Aquatic Midgeflies at the Lake: August Update


​AMLARC recognizes that the density of aquatic midge fly population poses a hindrance to Lakeside visitors and residents, marring the serenity of the Lake during the early morning and evening hours. Though complete eradication of the aquatic midge flies is not possible, SAMLARC has implemented the most ecologically responsible methods of midge fly mitigation.

Though the aquatic midge flies are an unfortunate nuisance, there are a few positive facts to keep in mind. Aquatic midge flies do not bite or carry diseases. The lifespan of an adult midge fly lasts between 3-5 days and their reproductive season typically comes to an end in the fall.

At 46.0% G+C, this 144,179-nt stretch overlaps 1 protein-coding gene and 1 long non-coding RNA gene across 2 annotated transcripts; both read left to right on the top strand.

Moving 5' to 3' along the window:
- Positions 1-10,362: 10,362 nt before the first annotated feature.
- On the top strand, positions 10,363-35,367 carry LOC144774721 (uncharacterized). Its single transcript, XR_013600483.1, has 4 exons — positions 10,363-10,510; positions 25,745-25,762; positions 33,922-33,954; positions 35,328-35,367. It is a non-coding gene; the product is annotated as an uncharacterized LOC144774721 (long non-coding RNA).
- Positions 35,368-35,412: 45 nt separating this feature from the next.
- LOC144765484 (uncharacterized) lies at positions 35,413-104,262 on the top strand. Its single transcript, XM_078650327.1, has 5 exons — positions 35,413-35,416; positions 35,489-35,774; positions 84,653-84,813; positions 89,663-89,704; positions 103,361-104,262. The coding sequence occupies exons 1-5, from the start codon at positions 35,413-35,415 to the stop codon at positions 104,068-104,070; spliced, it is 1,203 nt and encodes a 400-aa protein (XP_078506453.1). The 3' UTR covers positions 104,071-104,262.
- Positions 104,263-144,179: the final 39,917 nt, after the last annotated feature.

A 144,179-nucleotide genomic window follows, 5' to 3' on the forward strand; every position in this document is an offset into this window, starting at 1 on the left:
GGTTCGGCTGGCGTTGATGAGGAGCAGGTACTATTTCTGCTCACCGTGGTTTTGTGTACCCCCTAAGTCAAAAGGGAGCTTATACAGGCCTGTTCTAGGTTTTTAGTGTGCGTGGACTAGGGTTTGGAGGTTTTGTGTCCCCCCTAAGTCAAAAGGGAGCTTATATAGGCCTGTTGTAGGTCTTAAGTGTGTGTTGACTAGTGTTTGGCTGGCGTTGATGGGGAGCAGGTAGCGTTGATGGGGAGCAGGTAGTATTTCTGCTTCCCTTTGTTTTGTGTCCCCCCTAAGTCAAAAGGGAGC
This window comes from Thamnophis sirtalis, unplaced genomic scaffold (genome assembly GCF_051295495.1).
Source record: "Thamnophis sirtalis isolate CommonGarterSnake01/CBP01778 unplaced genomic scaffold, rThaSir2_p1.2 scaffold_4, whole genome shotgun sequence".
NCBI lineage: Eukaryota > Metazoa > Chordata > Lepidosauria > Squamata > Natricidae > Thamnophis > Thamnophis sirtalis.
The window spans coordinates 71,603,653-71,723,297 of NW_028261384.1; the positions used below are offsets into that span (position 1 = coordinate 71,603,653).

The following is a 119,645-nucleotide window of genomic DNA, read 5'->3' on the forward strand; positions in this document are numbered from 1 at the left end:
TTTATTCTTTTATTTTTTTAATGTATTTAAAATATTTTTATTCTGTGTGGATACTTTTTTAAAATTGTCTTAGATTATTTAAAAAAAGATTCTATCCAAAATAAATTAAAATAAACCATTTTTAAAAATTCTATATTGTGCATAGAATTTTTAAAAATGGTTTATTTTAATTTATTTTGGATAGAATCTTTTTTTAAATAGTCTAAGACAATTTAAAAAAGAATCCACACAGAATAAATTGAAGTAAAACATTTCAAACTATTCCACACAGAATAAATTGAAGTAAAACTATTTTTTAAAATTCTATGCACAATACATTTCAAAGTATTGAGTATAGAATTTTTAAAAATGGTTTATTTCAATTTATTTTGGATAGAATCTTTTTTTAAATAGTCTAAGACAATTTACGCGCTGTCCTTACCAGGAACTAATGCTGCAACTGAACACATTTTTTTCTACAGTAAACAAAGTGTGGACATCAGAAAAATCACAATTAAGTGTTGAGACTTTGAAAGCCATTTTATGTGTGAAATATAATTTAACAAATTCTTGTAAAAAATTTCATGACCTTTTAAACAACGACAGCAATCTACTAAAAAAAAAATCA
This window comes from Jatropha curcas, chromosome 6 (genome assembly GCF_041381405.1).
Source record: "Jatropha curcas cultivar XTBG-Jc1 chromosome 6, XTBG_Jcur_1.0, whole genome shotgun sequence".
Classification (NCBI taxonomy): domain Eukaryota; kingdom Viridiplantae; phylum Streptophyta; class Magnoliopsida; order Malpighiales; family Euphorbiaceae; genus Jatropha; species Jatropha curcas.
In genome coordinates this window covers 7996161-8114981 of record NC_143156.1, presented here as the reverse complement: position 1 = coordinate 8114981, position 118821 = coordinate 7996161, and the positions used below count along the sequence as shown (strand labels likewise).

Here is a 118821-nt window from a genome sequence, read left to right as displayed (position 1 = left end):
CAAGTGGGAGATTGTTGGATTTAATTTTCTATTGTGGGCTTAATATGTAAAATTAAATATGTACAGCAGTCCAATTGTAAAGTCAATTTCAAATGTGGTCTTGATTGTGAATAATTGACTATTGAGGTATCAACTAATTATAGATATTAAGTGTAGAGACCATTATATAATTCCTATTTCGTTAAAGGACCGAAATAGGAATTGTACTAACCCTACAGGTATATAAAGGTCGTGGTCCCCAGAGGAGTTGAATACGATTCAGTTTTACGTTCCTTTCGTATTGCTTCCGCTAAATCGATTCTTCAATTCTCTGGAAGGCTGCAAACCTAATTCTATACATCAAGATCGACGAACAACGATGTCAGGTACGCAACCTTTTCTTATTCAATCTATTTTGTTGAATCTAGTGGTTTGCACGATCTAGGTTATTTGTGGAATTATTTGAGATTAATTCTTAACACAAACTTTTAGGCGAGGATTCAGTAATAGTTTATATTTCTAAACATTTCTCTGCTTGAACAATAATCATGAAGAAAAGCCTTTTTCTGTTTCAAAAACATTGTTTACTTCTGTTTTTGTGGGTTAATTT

SAMLARC has implemented environmentally-sensitive long-term solutions aimed at returning fish to the Lake, which in turn will help manage the aquatic midge fly population. Over 5,000 hardy fish were introduced into the Lake: mosquitofish (Gambusia affinis) and fathead minnows (Pimephales promelas), which have been spotted happily feeding on midge fly larvae ever since their introduction in July 2018. Additionally, fifteen tree swallow boxes have been installed in the trees around the Lake to attract tree swallows (Tachycineta bicolor), which feed on adult midge flies. We anticipate that we will see a thriving tree swallow community develop in the spring.